Positive Parenting seems to be the latest parenting trend. And its popularity is well-earned!
As opposed to authoritative parenting, positive parenting focuses on enhancing the good behavior of your child while building a solid relationship. A relationship full of love, trust, and understanding.
And who doesn’t want that?
The thing is that, no matter how much we read, putting things to practice is a completely different thing. When it comes to parenting, there are days when we feel like we have everything under control and days in which we feel like the worst parents ever. That’s normal, it’s part of the journey.
Having long-term goals is helpful (you can see mine at end of the post) but putting positive parenting into practice isn’t that straightforward, but here are 10 ways to enhance your positive parenting game.
#1 Be Yourself
We all make mistakes. Embrace them. Be authentic with your children.
The times when parents needed to be an image of perfection are gone. Connect to your kids through authenticity, let them see your imperfections. After all, positive parenting starts with us parents!
The truer to yourself you are, the best example you’ll set for them. They will understand that life can be challenging sometimes and that the best we can do when facing those challenges should be good enough. You’ll be happier and your children will be happier.
More on the line of being authentic. Apologize to your children when you make mistakes, and apologize to others in front of your children.
Set the example.
Let them see that we all make mistakes and that we need to take action for those mistakes we make.
Make sure you always tell them what you are apologizing for, and what the expected behavior should have been. So, instead of a plain “I’m sorry”, try saying: “Screaming is not the right way of controlling my emotions. I should remain calm, I’m sorry.”
#3 Make More Eye Contact
Have you talked to someone while they’re texting?
Even though they are listening to you, it’s normal to feel somewhat isolated. As if they weren’t paying attention.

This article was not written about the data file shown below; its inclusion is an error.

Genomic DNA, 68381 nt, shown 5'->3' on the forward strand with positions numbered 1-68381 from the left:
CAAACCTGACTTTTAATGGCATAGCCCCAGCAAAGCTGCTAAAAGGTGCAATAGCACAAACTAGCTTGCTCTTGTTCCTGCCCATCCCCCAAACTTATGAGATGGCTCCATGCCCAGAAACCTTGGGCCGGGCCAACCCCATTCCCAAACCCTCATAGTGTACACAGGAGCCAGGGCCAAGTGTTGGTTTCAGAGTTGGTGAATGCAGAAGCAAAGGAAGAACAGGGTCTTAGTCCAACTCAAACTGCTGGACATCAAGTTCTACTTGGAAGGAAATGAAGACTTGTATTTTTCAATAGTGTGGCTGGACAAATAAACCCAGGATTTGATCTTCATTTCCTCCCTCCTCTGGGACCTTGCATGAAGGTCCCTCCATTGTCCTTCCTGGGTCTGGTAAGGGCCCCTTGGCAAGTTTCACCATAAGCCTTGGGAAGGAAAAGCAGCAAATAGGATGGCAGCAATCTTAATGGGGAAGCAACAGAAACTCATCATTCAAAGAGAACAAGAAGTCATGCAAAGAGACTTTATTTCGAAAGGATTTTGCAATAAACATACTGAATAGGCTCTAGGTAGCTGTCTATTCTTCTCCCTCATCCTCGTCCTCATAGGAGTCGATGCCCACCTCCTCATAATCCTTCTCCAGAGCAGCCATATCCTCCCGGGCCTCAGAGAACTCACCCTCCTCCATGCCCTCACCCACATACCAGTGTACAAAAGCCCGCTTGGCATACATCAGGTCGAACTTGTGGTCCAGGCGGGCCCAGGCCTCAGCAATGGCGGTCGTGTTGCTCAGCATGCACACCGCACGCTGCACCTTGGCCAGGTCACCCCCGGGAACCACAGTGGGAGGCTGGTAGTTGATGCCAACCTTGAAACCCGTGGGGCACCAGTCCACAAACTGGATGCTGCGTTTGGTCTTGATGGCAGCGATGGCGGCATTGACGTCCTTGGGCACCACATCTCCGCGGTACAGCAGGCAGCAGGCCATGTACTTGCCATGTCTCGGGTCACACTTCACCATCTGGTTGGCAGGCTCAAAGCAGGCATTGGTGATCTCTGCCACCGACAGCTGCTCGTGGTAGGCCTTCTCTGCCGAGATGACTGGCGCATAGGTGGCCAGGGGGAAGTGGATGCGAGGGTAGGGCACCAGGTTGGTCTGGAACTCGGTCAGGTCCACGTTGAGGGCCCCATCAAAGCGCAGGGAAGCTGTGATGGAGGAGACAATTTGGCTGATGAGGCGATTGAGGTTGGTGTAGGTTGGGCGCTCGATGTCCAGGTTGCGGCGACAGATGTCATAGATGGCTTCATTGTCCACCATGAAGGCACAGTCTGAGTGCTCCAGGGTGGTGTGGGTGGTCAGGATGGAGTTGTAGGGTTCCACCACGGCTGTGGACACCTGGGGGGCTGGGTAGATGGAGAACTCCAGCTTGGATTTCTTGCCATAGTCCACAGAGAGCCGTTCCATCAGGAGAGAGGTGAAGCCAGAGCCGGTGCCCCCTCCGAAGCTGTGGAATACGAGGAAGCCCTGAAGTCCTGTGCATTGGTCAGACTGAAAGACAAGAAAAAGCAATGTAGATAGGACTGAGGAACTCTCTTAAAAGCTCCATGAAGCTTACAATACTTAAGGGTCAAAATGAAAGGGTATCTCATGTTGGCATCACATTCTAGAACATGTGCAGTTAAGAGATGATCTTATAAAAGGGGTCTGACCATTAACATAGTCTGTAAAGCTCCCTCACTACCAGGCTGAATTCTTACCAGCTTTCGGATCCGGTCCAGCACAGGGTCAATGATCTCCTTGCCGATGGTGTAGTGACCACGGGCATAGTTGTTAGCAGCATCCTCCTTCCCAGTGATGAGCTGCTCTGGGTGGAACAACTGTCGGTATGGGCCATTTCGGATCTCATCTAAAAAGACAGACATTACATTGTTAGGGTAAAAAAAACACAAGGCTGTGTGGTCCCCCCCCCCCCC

And attention is a biggie for children.
Making eye contact means forgetting about the rest of the world for one moment and giving your child your wholehearted attention. And they can feel that, no matter their age.
They will feel empowered to share more, and it also helps their self-esteem. Eye contact goes a long way!
#4 Find Other Ways to Say “No”
Can you think of other ways to say “no” than by saying no?
Try to turn the situation around, if your child wants ice cream before lunch, trying saying something like:
“You can get ice cream on Saturday, we’ll go to a special place and make a day out of it!”
If your child wants to watch TV, and you won’t allow it, try saying something like:
“What’s the second thing you want to do the most? Maybe we can do that instead.”
Keep your “no’s” for situations that could be harmful to your kid. For example, we use our “no’s” when our curious toddler wants to explore electric sockets.
#5 Keep Your Cool
Back in the 90’s, when I was a teen, I read an amazing book called “The 7 Habits of Highly Effective Teens” by Sean Covey. It had a few cool things to say about keeping your cool.
In his book, Covey states that we can either be a bottle of soda or a bottle of water.
A bottle of soda will explode if you shake it, and a bottle of water will remain calm. In order to become a bottle of water, he suggests finding your Pause button (somewhere in the middle of your forehead). And just PRESS PAUSE.
It’s silly, but this little trick has helped me most of the time. I take a deep breath, and I just press pause. Yup, to this day I put my finger to the middle of my forehead and press my imaginary pause button. It can seem silly… But. It. Works!
By remaining calm you can let your child know, by example, how to handle her emotions. You can assess the situation better, you can motivate your child to understand if she’s being unreasonable, and you’ll get rid of that guilty feeling after a fight.
Of course, this doesn’t always work. All of us lose it sometimes. And that’s part of the first point: being human.
#6 Hold Your Kids
Hugging someone you love releases endorphins. And this hormone will soothe you and your child, will improve your heartbeat and blood pressure, calm your breathing, relax your muscles… You’ll both be happy. And happiness is at the very core of positive parenting.
Hug your kids as much as you possibly can. Hug them when they wake up and when they fall asleep. When you leave them for school and when you pick them up. After breakfast, lunch, and dinner.